The concept of truth is deeply related to the concept of tragedy. Because truth stems from God, truth itself can never be tragic. This becomes more complicated, because certainly news and information that is true can also be bad news. We cannot possibly look at the couple who receives news they can never have children, or the children of a parent who has just died, and say these truths are good. They are certainly not, and it is important to acknowledge that things can happen that are not good. Tragic things can happen, but the end result is never a tragedy. The difference between God’s providence and fate is that the story never stops in the middle of the apparent tragedy. Even when it might appear that all hope is lost, Christians and Jews have the hope of redemption. While very bad things do happen all the time to people who do not deserve them, this is never the end of the story. As Christians with faith in Jesus, and Jews with faith in a coming Messiah, we both have hope that one day all of our suffering will be redeemed. In this way, the deeper truth of any situation is redemption, even when there appears to be no hope left.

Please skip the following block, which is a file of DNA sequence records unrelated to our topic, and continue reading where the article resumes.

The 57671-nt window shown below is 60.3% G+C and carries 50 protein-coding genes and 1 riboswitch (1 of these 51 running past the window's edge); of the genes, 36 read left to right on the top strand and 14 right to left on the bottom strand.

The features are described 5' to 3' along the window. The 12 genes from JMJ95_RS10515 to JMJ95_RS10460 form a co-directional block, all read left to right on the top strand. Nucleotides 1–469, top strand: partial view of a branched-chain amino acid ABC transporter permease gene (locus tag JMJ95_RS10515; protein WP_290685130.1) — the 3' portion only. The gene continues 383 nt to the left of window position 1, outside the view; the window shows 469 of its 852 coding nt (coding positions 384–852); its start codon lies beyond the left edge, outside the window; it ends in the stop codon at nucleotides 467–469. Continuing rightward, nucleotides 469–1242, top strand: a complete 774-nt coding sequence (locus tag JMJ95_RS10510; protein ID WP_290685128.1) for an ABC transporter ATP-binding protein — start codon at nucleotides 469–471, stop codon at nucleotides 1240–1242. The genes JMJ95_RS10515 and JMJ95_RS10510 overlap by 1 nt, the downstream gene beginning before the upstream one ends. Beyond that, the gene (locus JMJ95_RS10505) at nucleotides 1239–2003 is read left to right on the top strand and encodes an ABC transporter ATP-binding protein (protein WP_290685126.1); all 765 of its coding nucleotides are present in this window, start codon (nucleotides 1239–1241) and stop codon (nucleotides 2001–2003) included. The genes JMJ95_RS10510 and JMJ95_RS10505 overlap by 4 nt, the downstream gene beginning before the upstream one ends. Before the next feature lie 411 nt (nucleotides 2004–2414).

While Sacks contrasts many elements in the stories of Genesis with pagan tragedy, his extensive analysis was not quite enough to distinguish the difference between providence and fate in the Joseph story. Sacks addresses human freedom, but does not appeal to the nature of providence, or to the nature of truth and redemption. Sacks correctly points out that, with God’s providence, there can never be an ultimate tragedy. However, this truth is ultimately reflected in the truth of the redemption, and not simply in the truth of human freedom.